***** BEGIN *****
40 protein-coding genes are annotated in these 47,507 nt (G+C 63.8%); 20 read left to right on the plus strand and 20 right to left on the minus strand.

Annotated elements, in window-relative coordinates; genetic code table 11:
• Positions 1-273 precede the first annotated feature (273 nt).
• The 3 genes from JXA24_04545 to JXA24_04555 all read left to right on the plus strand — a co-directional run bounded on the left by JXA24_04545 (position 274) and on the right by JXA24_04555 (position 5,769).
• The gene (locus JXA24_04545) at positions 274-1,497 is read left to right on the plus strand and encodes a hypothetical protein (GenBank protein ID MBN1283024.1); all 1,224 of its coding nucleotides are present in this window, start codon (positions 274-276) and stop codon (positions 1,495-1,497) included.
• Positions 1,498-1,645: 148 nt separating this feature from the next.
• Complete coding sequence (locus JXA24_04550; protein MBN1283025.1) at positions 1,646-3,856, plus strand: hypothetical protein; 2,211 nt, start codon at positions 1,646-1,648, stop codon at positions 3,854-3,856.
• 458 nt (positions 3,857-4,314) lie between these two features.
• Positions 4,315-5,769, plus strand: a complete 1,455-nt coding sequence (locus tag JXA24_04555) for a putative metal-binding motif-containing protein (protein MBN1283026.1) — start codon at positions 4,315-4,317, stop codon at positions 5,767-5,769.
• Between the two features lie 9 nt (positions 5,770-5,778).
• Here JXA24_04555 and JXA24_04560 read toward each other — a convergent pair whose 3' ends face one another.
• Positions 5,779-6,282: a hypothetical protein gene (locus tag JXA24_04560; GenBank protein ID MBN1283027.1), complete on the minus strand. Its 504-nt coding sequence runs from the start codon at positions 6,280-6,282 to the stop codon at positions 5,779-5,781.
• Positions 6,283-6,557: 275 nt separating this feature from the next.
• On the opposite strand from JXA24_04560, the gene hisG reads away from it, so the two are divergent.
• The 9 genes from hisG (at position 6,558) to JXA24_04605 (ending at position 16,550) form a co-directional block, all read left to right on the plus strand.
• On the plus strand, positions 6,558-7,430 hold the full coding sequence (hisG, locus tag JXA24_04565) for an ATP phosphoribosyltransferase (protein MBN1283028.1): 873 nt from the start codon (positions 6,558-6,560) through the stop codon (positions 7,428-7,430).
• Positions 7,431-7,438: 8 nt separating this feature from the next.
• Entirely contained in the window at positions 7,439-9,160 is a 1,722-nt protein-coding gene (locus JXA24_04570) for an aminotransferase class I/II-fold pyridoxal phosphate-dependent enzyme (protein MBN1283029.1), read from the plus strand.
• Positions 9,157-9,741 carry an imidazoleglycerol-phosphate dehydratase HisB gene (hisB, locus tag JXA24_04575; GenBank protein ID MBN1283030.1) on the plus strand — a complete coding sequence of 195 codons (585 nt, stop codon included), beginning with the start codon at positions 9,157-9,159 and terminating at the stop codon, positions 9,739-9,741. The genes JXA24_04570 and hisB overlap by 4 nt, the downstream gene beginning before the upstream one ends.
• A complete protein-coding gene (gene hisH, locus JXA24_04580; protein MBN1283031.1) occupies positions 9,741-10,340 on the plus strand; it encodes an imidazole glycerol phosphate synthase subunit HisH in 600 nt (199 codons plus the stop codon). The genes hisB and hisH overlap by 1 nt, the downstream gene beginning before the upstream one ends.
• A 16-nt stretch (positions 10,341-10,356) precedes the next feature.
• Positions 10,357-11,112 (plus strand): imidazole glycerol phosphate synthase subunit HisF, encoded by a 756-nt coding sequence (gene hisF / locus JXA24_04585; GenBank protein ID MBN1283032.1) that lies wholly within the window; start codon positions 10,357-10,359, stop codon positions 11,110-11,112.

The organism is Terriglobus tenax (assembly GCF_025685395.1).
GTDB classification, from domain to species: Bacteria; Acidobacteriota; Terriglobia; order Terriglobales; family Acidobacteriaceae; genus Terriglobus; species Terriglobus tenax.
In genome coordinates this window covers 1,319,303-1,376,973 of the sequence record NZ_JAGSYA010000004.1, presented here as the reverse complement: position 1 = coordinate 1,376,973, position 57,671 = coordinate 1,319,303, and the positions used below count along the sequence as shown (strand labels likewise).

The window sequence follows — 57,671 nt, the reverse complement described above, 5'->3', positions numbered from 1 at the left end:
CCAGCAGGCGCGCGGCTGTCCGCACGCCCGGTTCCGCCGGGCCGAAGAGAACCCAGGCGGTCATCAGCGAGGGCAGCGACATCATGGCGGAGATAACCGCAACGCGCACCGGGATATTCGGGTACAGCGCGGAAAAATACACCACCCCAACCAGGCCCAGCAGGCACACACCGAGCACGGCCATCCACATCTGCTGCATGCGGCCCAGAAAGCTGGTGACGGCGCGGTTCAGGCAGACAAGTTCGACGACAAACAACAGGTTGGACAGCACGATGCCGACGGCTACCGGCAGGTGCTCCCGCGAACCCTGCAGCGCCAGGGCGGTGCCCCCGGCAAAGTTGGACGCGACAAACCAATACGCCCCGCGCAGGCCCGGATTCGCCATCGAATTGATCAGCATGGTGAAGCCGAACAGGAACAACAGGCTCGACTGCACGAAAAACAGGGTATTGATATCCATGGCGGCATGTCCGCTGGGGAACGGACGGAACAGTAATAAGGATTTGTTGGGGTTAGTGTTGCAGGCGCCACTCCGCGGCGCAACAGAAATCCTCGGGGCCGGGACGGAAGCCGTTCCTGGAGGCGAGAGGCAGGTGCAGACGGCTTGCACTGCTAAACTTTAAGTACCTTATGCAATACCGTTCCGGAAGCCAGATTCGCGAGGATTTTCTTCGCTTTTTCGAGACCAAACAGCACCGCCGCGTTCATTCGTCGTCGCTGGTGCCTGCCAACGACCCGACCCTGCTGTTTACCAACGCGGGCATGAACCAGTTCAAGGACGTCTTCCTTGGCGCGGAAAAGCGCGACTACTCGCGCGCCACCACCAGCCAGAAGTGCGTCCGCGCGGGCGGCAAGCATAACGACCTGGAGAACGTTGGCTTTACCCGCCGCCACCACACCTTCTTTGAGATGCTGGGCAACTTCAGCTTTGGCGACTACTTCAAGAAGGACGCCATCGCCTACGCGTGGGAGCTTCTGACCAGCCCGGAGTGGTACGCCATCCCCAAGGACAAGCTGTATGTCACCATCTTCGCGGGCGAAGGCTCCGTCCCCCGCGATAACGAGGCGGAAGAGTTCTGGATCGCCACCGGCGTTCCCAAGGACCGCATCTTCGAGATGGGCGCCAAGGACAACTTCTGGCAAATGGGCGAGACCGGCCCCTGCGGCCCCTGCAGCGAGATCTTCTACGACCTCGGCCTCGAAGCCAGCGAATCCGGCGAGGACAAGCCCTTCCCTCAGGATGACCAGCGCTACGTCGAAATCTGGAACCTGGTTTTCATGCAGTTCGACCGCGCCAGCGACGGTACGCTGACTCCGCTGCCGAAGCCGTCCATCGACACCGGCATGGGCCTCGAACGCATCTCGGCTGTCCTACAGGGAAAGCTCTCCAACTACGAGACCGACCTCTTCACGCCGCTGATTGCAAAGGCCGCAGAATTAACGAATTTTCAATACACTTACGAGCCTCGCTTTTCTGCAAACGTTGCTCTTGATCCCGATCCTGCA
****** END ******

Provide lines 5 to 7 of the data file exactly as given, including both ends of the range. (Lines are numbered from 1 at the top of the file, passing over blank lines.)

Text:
• The gene (locus JXA24_04545) at positions 274-1,497 is read left to right on the plus strand and encodes a hypothetical protein (GenBank protein ID MBN1283024.1); all 1,224 of its coding nucleotides are present in this window, start codon (positions 274-276) and stop codon (positions 1,495-1,497) included.
• Positions 1,498-1,645: 148 nt separating this feature from the next.
• Complete coding sequence (locus JXA24_04550; protein MBN1283025.1) at positions 1,646-3,856, plus strand: hypothetical protein; 2,211 nt, start codon at positions 1,646-1,648, stop codon at positions 3,854-3,856.